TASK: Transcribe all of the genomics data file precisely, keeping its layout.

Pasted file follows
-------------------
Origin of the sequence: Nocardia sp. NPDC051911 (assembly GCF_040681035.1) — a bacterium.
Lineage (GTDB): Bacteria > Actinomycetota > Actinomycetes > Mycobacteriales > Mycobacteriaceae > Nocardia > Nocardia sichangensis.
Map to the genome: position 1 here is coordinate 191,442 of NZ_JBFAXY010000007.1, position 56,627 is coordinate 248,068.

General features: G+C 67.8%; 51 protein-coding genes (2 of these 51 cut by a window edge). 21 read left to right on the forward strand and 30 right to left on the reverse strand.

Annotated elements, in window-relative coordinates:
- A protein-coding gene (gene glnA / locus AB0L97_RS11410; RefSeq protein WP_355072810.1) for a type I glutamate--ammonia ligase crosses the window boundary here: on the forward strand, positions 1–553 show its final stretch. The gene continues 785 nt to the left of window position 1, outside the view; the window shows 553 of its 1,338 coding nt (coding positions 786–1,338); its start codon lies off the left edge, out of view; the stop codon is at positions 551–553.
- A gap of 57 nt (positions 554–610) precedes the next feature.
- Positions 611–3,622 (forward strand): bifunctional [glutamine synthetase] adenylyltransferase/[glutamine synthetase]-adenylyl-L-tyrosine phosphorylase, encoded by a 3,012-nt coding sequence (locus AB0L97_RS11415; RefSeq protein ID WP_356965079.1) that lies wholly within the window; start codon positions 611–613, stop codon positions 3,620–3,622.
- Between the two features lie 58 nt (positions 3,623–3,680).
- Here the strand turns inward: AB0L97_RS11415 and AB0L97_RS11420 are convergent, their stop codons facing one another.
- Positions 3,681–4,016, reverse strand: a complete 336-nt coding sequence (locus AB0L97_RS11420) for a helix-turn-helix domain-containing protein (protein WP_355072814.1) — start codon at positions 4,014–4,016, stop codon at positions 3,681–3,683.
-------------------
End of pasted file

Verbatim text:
Origin of the sequence: Nocardia sp. NPDC051911 (assembly GCF_040681035.1) — a bacterium.
Lineage (GTDB): Bacteria > Actinomycetota > Actinomycetes > Mycobacteriales > Mycobacteriaceae > Nocardia > Nocardia sichangensis.
Map to the genome: position 1 here is coordinate 191,442 of NZ_JBFAXY010000007.1, position 56,627 is coordinate 248,068.

General features: G+C 67.8%; 51 protein-coding genes (2 of these 51 cut by a window edge). 21 read left to right on the forward strand and 30 right to left on the reverse strand.

Annotated elements, in window-relative coordinates:
- A protein-coding gene (gene glnA / locus AB0L97_RS11410; RefSeq protein WP_355072810.1) for a type I glutamate--ammonia ligase crosses the window boundary here: on the forward strand, positions 1–553 show its final stretch. The gene continues 785 nt to the left of window position 1, outside the view; the window shows 553 of its 1,338 coding nt (coding positions 786–1,338); its start codon lies off the left edge, out of view; the stop codon is at positions 551–553.
- A gap of 57 nt (positions 554–610) precedes the next feature.
- Positions 611–3,622 (forward strand): bifunctional [glutamine synthetase] adenylyltransferase/[glutamine synthetase]-adenylyl-L-tyrosine phosphorylase, encoded by a 3,012-nt coding sequence (locus AB0L97_RS11415; RefSeq protein ID WP_356965079.1) that lies wholly within the window; start codon positions 611–613, stop codon positions 3,620–3,622.
- Between the two features lie 58 nt (positions 3,623–3,680).
- Here the strand turns inward: AB0L97_RS11415 and AB0L97_RS11420 are convergent, their stop codons facing one another.
- Positions 3,681–4,016, reverse strand: a complete 336-nt coding sequence (locus AB0L97_RS11420) for a helix-turn-helix domain-containing protein (protein WP_355072814.1) — start codon at positions 4,014–4,016, stop codon at positions 3,681–3,683.